Lordstown Motors Agrees to Pay Karma $40M to Settle Trade Secrets Claim

LORDSTOWN, Ohio –– Lordstown Motors Corp. and Karma Automotive LLC have agreed to settle Karma’s lawsuit that claims Lordstown stole trade secrets and poached its employees.

Karma was seeking $900 million in damages.

Instead, Lordstown Motors has agreed to pay Karma a total of $40 million, of which $5 million would be a one-time royalty payment required by Karma, court papers say.

The lawsuit was set for trial Sept. 12 in U.S. District Court in Central California. On July 31, U.S. Judge Mary F. Walrath lifted the automatic stay on the litigation that was imposed when Lordstown Motors filed Chapter 11 bankruptcy June 27.

In her ruling from the bench, the judge said the assets of Lordstown Motors could not be fully determined until the Karma litigation was resolved.

“The issue is whether property was stolen from Karma,” Judge Walrath said. …“I agree with Karma that the debtor cannot sell something that the debtor cannot establish is its property. …It’s critical to have that issue decided.”

Lordstown Motors and Karma subsequently “engaged in robust, arm’s length negotiations in a good faith attempt to resolve their disputes,” court papers say.

Late Monday Lordstown Motors outlined the settlement agreement in a filing that seeks court approval of the settlement agreement.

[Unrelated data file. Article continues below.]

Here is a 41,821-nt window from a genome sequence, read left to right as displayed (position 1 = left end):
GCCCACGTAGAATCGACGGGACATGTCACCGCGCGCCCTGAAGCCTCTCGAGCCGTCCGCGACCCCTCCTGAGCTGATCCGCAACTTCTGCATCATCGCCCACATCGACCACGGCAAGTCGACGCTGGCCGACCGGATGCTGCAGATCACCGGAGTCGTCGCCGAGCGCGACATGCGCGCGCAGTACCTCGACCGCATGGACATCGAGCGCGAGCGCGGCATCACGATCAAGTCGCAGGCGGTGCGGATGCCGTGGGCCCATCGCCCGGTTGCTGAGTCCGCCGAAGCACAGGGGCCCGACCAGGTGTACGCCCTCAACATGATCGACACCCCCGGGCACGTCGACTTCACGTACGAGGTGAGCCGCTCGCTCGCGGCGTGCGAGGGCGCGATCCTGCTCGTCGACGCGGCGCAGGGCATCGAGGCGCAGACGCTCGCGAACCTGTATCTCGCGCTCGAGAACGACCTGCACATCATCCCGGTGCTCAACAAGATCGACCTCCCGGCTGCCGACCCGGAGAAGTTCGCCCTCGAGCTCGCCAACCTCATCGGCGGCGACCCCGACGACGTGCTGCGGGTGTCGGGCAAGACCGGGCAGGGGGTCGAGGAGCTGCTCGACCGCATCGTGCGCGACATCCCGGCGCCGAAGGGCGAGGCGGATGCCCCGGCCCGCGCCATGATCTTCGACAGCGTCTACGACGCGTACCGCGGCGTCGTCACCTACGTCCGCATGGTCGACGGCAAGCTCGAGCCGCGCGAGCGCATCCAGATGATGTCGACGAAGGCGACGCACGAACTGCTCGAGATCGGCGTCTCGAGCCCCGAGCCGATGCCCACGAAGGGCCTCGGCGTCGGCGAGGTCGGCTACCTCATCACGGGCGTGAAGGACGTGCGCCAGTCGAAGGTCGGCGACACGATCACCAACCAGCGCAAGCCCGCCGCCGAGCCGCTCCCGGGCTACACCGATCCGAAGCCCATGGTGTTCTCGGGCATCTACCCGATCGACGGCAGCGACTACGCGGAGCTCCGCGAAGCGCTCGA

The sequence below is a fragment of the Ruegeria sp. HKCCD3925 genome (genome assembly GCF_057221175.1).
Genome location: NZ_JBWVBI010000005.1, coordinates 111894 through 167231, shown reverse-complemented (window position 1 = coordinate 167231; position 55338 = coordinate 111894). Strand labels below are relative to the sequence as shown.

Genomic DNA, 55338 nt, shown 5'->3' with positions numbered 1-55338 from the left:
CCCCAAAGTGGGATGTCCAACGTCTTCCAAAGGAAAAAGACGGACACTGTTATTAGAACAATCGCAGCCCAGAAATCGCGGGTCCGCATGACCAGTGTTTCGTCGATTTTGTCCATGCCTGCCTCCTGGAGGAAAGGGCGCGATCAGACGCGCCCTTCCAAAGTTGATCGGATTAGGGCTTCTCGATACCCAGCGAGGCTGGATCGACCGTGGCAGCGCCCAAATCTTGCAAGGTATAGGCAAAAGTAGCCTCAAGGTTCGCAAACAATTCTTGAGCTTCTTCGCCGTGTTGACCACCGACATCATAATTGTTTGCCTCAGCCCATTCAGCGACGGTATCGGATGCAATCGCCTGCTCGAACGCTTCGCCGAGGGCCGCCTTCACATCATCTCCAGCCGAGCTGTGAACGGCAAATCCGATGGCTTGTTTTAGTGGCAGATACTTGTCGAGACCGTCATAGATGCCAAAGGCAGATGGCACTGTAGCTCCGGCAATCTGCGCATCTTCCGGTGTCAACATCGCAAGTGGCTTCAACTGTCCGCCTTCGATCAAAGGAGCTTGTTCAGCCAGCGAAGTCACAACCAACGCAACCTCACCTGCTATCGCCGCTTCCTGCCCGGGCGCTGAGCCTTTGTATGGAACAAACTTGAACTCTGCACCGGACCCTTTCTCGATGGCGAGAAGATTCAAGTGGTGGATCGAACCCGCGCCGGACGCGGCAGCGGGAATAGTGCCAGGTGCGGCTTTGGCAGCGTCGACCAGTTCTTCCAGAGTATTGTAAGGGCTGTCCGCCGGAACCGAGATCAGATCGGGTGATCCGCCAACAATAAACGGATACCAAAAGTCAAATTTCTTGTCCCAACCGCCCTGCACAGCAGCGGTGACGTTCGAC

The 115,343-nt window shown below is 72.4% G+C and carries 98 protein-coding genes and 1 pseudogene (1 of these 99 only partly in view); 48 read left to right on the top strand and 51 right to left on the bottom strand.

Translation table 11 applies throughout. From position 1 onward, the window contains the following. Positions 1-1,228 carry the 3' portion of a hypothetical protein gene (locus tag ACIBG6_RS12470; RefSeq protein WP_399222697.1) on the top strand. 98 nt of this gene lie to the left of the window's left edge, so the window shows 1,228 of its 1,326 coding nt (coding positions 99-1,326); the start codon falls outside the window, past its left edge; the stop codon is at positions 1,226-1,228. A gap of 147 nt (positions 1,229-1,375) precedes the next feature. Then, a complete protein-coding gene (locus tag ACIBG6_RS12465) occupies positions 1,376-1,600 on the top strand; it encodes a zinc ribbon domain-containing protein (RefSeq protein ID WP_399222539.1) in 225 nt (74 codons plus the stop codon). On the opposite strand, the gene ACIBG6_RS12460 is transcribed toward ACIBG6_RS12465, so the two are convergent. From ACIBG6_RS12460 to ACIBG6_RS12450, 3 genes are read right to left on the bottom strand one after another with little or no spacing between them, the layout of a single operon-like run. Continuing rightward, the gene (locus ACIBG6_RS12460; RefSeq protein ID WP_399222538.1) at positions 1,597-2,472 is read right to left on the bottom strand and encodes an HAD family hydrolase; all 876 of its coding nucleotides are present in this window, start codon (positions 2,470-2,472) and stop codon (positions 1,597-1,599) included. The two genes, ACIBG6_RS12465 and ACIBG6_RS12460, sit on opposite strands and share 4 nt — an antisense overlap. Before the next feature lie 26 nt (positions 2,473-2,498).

“Although the Debtors believe that Karma’s asserted claims are without merit (and would be prepared to defend against them absent settlement), the size of Karma’s asserted claims when coupled with the risks associated with all litigation creates significant uncertainty regarding the total size of the debtors’ claims pool and the recoveries that the debtors may be able to provide for stakeholders. Moreover, the costs associated with litigating a multi-week jury trial and post-trial motions practice and appeal would undoubtedly erode recoveries,” the motion states.

Earlier this month, attorneys for Lordstown Motors told the court that the company has received “expressions of interest” from 13 entities that could potentially buy all or part of its assets or liquidate them.

Lordstown Motors wants Judge Walrath to shorten the objection and hearing process for the Karma settlement agreement so that the sale of the company’s assets can proceed on schedule.

On Aug. 8, Judge Walrath approved a timetable of bidding and auction procedures. A stalking horse bid is due Aug. 24. Sept. 8 is the deadline for bids and objections must be received by Sept. 14.

An auction, if required, would be held Sept. 19, with objections due Sept. 26. An auction would be held if more than one qualified bid is submitted to the court.

The final hearing on the assets sale is scheduled for Oct. 5.

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